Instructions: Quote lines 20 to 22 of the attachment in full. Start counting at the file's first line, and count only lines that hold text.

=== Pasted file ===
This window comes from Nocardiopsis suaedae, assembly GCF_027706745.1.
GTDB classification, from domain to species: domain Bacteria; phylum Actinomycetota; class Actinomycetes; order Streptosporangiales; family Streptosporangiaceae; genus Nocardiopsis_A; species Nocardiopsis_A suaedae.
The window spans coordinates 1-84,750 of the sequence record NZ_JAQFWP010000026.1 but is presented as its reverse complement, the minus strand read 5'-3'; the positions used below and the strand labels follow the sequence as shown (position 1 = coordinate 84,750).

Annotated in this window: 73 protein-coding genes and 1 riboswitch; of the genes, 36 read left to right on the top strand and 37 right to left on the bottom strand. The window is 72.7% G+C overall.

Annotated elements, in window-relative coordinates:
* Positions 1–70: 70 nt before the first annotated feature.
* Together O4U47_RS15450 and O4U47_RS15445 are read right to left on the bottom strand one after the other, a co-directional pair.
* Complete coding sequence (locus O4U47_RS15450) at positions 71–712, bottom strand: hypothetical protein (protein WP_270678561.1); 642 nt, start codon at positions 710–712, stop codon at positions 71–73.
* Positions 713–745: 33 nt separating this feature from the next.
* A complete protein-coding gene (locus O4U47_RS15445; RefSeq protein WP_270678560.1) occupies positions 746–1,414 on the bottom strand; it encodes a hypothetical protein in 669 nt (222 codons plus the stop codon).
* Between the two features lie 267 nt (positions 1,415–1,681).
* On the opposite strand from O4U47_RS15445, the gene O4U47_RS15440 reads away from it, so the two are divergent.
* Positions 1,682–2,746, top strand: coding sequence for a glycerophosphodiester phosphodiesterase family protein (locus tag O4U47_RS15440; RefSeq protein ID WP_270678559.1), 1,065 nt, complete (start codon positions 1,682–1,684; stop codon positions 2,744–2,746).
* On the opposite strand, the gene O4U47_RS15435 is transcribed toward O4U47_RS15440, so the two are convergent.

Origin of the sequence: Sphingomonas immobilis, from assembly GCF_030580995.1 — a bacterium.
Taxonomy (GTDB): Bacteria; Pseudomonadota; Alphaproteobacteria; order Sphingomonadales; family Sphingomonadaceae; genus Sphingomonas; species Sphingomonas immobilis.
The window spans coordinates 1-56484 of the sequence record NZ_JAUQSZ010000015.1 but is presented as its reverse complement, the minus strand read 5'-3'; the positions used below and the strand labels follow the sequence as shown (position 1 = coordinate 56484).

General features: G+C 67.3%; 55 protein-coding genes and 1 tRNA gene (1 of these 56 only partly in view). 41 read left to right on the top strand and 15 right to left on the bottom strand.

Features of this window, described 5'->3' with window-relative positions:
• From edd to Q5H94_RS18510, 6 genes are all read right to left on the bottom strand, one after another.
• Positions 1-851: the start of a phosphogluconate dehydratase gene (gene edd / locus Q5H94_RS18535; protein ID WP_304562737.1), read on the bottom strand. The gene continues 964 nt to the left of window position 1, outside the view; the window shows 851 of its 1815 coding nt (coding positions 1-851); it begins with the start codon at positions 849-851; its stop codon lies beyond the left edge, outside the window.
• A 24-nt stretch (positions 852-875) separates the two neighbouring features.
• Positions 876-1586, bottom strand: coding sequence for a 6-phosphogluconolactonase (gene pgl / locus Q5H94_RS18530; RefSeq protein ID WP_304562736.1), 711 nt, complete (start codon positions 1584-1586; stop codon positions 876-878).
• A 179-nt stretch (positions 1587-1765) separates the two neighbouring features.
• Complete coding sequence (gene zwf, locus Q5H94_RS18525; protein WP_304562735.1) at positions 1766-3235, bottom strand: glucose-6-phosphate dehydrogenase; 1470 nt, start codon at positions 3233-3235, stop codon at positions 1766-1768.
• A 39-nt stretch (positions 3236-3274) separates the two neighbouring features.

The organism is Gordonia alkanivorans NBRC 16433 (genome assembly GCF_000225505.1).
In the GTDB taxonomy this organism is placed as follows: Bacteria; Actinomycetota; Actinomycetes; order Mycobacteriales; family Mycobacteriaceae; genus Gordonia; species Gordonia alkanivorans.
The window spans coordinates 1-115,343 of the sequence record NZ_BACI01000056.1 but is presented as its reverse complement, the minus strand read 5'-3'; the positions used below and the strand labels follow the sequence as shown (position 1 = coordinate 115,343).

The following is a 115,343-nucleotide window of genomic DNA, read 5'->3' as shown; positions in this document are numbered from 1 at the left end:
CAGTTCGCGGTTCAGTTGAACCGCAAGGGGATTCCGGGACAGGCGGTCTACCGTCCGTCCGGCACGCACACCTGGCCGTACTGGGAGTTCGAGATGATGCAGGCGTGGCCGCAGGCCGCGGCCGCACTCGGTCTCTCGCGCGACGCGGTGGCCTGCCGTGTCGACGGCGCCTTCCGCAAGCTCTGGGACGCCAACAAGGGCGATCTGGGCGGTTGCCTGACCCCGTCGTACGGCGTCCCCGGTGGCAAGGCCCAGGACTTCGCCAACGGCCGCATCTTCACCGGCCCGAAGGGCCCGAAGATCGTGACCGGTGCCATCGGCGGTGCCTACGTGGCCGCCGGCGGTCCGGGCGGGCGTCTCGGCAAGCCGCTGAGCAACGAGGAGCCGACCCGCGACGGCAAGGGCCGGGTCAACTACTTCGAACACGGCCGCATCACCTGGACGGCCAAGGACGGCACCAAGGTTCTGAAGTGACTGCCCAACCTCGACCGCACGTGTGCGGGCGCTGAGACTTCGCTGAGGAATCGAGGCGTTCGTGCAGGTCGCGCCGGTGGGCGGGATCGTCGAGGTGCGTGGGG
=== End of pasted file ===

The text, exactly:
• From edd to Q5H94_RS18510, 6 genes are all read right to left on the bottom strand, one after another.
• Positions 1-851: the start of a phosphogluconate dehydratase gene (gene edd / locus Q5H94_RS18535; protein ID WP_304562737.1), read on the bottom strand. The gene continues 964 nt to the left of window position 1, outside the view; the window shows 851 of its 1815 coding nt (coding positions 1-851); it begins with the start codon at positions 849-851; its stop codon lies beyond the left edge, outside the window.
• A 24-nt stretch (positions 852-875) separates the two neighbouring features.